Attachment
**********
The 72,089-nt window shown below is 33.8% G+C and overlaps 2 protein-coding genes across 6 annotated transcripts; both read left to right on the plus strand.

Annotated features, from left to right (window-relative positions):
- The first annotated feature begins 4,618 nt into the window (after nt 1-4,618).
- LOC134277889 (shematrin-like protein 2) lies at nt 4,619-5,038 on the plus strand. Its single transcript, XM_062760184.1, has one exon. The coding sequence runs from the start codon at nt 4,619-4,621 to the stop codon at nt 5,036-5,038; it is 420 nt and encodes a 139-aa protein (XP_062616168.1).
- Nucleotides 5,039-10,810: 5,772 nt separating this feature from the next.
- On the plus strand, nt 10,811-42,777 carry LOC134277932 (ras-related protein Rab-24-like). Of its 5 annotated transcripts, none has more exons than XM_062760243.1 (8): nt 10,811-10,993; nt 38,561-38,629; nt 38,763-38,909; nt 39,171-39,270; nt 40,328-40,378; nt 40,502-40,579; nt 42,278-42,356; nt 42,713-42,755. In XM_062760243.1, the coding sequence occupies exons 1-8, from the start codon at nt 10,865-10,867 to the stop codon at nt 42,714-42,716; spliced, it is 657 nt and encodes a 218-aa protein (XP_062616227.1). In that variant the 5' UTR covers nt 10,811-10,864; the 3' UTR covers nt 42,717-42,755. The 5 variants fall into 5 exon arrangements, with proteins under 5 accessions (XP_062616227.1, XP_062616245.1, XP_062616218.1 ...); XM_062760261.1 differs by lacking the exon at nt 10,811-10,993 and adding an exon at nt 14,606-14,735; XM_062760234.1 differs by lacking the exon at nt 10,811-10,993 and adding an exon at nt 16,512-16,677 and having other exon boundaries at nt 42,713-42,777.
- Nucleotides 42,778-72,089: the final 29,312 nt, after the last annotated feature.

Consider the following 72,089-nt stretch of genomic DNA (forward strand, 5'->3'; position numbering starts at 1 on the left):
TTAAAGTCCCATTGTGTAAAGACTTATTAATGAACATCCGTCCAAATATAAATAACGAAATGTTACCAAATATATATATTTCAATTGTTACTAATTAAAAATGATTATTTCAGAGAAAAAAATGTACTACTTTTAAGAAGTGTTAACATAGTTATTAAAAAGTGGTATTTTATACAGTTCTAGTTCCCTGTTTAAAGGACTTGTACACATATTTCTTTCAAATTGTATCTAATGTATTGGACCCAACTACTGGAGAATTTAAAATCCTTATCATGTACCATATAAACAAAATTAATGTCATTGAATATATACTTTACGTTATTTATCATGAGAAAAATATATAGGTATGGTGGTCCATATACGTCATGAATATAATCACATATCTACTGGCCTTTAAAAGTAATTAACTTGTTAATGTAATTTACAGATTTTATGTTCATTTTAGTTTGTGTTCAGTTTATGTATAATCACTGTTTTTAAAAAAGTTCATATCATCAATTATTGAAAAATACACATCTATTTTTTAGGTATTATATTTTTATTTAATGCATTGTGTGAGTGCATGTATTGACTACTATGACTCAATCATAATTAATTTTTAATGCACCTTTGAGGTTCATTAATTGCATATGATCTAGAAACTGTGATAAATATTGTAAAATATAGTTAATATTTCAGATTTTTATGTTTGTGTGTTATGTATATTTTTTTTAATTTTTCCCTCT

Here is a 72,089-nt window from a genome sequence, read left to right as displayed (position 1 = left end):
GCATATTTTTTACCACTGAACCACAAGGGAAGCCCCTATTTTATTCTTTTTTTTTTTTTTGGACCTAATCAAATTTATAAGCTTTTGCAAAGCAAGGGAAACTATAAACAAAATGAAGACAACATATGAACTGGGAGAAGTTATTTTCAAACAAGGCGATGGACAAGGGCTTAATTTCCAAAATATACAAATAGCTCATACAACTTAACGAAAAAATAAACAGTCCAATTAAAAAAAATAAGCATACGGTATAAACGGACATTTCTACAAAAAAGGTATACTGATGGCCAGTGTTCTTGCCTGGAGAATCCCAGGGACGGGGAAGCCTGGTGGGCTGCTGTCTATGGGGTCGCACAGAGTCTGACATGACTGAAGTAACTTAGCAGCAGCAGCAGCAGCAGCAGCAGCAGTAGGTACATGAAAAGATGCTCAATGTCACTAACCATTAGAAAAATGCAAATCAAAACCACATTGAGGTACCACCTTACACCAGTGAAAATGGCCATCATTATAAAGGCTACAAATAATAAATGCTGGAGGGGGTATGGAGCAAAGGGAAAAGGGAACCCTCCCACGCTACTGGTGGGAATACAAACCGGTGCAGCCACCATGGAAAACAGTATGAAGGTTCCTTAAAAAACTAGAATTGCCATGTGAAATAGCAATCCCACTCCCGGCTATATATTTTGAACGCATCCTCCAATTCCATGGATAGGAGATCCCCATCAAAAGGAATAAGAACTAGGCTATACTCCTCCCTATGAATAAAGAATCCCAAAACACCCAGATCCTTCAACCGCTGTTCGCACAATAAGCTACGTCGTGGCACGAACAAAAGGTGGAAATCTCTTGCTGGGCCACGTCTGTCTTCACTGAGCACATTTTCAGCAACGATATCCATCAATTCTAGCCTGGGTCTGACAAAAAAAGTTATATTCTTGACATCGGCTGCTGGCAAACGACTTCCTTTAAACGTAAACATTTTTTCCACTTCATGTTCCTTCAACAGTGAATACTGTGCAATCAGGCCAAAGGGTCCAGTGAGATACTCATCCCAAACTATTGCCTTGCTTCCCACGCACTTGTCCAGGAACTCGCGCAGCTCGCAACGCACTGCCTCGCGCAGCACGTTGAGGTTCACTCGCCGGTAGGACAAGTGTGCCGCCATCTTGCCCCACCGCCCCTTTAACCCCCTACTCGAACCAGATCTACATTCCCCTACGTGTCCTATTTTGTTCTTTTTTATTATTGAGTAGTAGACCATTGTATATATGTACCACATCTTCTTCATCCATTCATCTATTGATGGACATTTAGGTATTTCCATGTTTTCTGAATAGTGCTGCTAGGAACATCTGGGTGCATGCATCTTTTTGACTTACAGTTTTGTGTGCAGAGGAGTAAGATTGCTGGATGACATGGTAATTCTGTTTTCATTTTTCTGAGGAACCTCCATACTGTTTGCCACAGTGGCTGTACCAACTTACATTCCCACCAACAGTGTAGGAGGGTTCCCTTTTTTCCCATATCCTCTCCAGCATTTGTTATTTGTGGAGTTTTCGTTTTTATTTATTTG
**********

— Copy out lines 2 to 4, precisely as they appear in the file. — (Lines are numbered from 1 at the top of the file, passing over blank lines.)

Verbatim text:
Annotated features, from left to right (window-relative positions):
- The first annotated feature begins 4,618 nt into the window (after nt 1-4,618).
- LOC134277889 (shematrin-like protein 2) lies at nt 4,619-5,038 on the plus strand. Its single transcript, XM_062760184.1, has one exon. The coding sequence runs from the start codon at nt 4,619-4,621 to the stop codon at nt 5,036-5,038; it is 420 nt and encodes a 139-aa protein (XP_062616168.1).